Eurozone finance ministers meet to thrash out second bailout package to Athens

13:20, July 12, 2011      

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Irish Minister for Finance Michael Noonan (L) talks with the President of the European Central Bank (ECB) Jean-Claude Trichet (R) before an Economic and finance (EcoFin) Council Ministers meeting in Brussels, capital of Belgium, July 11, 2011. (Xinhua/Thierry Monasse)

Eurozone finance ministers met on Monday to thrash out a second bailout package to Greece amid concerns of spill-over of the debt crisis to Itlay, a much bigger economy in the single currency bloc.

"We have put in the place what was necessary for Greece and now we will swiftly, but without undue haste, negotiate a new programme for Greece. We're on the right track," German Finance Ministers Wolfgang Schaeuble said before the talks.

The ministers are scheduled to discuss key parameters of the second bailout package to Athens after the country had to seek financial aid from the European Union (EU) and the International Monetary Fund (IMF) last year.

As a precondition for the new rescue plan, some member states led by Germany and the Netherlands have demanded that the private sector take part in the efforts.

"As I said last week, substantial private sector involvement is for the Netherlands and Germany a precondition," Dutch Finance Minister Jan Kees De Jager said.

"We do pursue a voluntary basis but it has to be substantial private sector involvement. That's our commitment and also our parliament that demands it," said the Dutch minister.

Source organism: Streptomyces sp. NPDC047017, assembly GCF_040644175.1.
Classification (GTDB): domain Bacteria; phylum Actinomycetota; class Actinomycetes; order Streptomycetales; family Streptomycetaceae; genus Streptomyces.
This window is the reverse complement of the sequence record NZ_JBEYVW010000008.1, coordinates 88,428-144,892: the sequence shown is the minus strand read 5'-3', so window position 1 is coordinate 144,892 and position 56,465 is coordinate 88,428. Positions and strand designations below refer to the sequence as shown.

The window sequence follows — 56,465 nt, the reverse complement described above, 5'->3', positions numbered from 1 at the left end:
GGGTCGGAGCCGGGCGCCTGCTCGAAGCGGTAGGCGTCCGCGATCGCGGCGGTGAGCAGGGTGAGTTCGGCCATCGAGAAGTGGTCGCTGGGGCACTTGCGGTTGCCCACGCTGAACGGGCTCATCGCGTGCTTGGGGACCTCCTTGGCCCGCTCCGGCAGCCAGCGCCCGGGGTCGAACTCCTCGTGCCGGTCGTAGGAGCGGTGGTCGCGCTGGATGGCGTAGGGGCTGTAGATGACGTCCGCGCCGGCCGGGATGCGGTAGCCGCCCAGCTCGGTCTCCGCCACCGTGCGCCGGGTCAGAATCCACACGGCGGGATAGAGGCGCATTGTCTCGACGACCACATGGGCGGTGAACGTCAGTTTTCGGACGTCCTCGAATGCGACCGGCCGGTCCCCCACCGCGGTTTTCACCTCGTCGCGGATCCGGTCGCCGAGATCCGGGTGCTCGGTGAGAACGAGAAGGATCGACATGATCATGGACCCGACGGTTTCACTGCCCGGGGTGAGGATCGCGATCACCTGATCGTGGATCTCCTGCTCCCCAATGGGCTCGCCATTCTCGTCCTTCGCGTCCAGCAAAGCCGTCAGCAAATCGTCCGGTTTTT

As the ministers thrash out the new package, concerns of spill-over of the crisis to Italy has intensified after yields on Italian 10-year bonds increased to 5.4 percent following a sharp drop of 3.5 percent of the country's stocks last Friday.

Earlier on Monday, President of the European Council Herman Van Rompuy convened a meeting of top EU officials, including European Central Bank (ECB) President Jean-Claude Tricket, Eureopan Commission President Jose Manuel Barroso and European Commissioner for Economic and Monetary Affairs to discuss the second bailout package to Greece.

Although Van Rompuy's spokesman said that it's not an emergency meeting on Italy, the southern European country, with a debt to GDP ratio of 119 percent in 2010, is widely expected to be a key topic.

Schaeuble insisted before Monday's talks that Italy would not be another problem case, saying "I have no doubt that Italy will take the right decisions."

Source: Xinhua

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